Mercedes' Vision Of A City Car Was Once A Microscopic Popemobile

Most of us don’t associate Mercedes-Benz with tiny city cars, at least not in America, and not before a moment of reflection. Oh yeah, we think, Mercedes makes the Smart car. I always forget that. That skill with tiny-car packaging didn’t come from nowhere—Mercedes has been playing with tiny city cars for a long time. And one of the most interesting is their 1982 NAFA concept car, which reminds me of a Kei-class Popemobile.

NAFA is the German acronym that means, roughly, short-distance vehicle, which is roughly the same category that today we’d probably call a city car. In 1982 Mercedes-Benz decided they’d like to come up with something designed for short-distance, intra-city travel, and this angular little box is the result.


It’s a remarkably clever design, really. Sure, people ended up calling it the “snack trolley,” but listen to all the great features this thing had: four-wheel steering, so that it could probably maneuver just fine inside a shoe store; sliding doors, so it can park almost anywhere, probably even between two parallel-parked cars, front-wheel drive, automatic transmission, A/C, all that; and, perhaps most notably, that plexiglass box that covers the whole back half of the car, sort of like that transparent terrarium they keep the Pope in.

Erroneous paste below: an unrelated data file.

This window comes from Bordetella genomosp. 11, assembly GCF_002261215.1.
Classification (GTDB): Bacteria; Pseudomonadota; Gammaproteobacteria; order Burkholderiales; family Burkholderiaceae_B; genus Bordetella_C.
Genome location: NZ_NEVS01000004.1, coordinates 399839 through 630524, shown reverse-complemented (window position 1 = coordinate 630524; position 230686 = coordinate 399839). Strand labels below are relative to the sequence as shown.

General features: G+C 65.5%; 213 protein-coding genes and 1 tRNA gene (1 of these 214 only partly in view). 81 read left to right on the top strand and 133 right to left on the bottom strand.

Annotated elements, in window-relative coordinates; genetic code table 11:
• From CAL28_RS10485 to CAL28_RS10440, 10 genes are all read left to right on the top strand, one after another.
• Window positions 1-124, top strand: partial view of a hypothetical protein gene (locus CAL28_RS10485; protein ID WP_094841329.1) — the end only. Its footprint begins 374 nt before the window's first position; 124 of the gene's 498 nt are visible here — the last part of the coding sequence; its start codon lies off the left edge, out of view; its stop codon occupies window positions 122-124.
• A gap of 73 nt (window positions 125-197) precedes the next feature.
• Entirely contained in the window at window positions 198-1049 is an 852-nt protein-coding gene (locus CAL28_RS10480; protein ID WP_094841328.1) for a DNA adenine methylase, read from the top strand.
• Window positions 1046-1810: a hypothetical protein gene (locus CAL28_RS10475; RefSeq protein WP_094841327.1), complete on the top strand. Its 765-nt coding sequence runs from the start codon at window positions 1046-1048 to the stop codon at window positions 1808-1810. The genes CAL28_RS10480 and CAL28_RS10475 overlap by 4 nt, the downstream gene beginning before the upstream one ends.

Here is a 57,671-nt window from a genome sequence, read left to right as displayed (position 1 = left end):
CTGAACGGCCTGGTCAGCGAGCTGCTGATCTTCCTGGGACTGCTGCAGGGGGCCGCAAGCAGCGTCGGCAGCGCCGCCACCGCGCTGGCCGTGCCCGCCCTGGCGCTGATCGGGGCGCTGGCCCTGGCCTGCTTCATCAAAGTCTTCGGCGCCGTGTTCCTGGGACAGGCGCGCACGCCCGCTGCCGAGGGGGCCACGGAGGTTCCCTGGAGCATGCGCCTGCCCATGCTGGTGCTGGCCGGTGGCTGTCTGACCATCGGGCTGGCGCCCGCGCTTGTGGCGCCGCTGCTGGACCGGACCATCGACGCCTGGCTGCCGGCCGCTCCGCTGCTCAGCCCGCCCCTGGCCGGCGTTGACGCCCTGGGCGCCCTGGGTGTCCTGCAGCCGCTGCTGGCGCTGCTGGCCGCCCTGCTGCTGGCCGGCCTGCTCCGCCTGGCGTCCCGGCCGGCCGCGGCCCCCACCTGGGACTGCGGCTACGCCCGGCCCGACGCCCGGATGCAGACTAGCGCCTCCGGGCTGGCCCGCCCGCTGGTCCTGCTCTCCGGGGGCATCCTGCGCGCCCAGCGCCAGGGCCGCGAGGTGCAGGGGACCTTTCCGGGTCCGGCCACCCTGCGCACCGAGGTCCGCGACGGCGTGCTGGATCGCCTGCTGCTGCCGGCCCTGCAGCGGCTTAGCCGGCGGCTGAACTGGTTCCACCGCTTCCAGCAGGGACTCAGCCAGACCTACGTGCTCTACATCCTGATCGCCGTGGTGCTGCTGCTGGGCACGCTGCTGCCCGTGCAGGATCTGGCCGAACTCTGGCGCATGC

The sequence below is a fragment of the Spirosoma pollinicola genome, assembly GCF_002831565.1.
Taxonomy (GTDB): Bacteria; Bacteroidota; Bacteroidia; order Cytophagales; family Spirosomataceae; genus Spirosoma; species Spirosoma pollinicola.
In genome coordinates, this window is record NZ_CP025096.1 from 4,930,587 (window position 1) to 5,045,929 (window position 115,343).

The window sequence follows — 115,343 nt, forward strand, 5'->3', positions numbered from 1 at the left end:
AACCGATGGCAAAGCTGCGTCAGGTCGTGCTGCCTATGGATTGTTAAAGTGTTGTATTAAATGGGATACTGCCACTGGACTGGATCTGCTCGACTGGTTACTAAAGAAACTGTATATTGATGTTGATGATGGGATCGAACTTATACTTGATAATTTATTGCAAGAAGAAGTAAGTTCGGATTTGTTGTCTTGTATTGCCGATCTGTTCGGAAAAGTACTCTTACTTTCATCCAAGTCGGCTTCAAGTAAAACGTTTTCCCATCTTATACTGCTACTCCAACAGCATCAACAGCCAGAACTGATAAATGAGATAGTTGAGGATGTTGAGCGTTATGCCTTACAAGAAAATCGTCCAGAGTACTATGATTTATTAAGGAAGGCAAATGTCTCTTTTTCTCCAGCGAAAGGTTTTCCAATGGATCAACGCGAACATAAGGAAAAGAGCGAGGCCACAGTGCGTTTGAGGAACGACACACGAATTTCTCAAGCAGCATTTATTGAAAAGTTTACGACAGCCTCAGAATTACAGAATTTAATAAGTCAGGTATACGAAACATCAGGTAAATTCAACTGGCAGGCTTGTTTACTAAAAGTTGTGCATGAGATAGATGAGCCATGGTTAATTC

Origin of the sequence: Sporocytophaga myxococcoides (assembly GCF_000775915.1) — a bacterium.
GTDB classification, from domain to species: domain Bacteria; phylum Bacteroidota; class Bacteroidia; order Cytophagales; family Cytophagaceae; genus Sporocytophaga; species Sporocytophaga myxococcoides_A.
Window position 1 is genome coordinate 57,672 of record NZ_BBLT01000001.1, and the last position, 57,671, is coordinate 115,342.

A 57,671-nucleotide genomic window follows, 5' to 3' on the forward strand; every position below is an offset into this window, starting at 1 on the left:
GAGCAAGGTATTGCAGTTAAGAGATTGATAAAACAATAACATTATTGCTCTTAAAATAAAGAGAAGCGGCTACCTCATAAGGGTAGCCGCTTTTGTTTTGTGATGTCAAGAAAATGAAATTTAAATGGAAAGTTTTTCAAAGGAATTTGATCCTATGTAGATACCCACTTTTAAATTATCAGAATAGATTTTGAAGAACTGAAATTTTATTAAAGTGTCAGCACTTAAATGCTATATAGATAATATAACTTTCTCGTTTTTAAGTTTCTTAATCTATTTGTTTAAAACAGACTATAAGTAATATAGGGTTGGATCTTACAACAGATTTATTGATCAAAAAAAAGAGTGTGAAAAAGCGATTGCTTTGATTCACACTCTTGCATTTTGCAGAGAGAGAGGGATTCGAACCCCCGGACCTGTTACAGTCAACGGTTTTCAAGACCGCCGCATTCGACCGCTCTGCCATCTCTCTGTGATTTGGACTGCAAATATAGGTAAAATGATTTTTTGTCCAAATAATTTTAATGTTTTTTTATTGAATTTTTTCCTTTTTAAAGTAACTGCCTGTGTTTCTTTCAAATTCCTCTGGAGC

The car really doesn’t have many traditional Mercedes styling cues – why wasn’t the tri-star badge stuck in the center of the grille, like on an SL Class, for example? Even so, there’s something oddly appealing about its designed-with-a-ruler rationality.

I’d really like to see this thing in person. The interior looks pretty well appointed, or at least those seats look pretty nice. I’m also curious about that rear plexi-cap—it sort of looks like it could be removable, doesn’t it? If removed, that would make this into something like a tiny pickup truck, perfect for hauling some well-secured grandfather clocks and potted trees around town.


According to, it was concerns over safety that prevented Mercedes from developing the 1982 NAFA concept into a production car. But that doesn’t mean Mercedes gave up; their next city car concept, which can be thought of as the next iteration of this 1982 concept was their 1994 Micro Compact Car (MCC) series. That same MCC acronym was also said to mean Mercedes City Car.

These MCC concepts took what was learned from the 1982 car to help inform their design. This time, it was a transverse-rear engine setup, and a basic design concept that’s still recognizable as what eventually became the Smart car.


I think there’s still fundamental ideas in the NAFA car that will one day get their chance: an actually successful premium city car, sliding doors (I know Peugeot and Toyota have small car models that did use these), and even four-wheel steering for an urban vehicle.


Who knows. If things had gone just a little differently, maybe we’d all be able to buy our own mini-Popemobiles.

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Jason Torchinsky

Senior Editor, Jalopnik • Running: 1973 VW Beetle, 2006 Scion xB, 1990 Nissan Pao, 1991 Yugo GV Plus • Not-so-running: 1973 Reliant Scimitar, 1977 Dodge Tioga RV (also, buy my book!)